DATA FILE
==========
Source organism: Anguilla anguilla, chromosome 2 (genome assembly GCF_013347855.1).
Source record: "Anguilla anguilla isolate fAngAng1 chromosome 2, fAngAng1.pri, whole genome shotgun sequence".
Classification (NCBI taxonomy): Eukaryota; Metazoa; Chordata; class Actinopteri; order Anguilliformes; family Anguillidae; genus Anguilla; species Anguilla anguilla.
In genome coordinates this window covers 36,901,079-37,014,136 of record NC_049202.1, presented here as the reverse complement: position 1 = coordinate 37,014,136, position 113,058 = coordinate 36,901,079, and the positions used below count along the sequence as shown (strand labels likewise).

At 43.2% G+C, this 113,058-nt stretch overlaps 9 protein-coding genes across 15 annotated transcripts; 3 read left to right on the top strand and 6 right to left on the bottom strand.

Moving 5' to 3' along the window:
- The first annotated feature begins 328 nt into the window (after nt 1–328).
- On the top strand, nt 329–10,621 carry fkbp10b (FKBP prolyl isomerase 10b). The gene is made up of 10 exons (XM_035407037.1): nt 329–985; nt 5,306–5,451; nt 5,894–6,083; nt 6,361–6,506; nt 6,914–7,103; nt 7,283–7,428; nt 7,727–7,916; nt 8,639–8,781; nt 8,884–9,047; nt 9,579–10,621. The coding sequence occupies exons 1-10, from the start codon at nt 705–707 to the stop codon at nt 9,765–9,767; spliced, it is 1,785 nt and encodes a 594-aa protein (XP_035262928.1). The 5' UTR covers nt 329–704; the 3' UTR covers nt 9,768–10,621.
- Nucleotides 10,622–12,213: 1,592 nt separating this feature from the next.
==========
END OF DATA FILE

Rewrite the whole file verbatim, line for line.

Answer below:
Source organism: Anguilla anguilla, chromosome 2 (genome assembly GCF_013347855.1).
Source record: "Anguilla anguilla isolate fAngAng1 chromosome 2, fAngAng1.pri, whole genome shotgun sequence".
Classification (NCBI taxonomy): Eukaryota; Metazoa; Chordata; class Actinopteri; order Anguilliformes; family Anguillidae; genus Anguilla; species Anguilla anguilla.
In genome coordinates this window covers 36,901,079-37,014,136 of record NC_049202.1, presented here as the reverse complement: position 1 = coordinate 37,014,136, position 113,058 = coordinate 36,901,079, and the positions used below count along the sequence as shown (strand labels likewise).

At 43.2% G+C, this 113,058-nt stretch overlaps 9 protein-coding genes across 15 annotated transcripts; 3 read left to right on the top strand and 6 right to left on the bottom strand.

Moving 5' to 3' along the window:
- The first annotated feature begins 328 nt into the window (after nt 1–328).
- On the top strand, nt 329–10,621 carry fkbp10b (FKBP prolyl isomerase 10b). The gene is made up of 10 exons (XM_035407037.1): nt 329–985; nt 5,306–5,451; nt 5,894–6,083; nt 6,361–6,506; nt 6,914–7,103; nt 7,283–7,428; nt 7,727–7,916; nt 8,639–8,781; nt 8,884–9,047; nt 9,579–10,621. The coding sequence occupies exons 1-10, from the start codon at nt 705–707 to the stop codon at nt 9,765–9,767; spliced, it is 1,785 nt and encodes a 594-aa protein (XP_035262928.1). The 5' UTR covers nt 329–704; the 3' UTR covers nt 9,768–10,621.
- Nucleotides 10,622–12,213: 1,592 nt separating this feature from the next.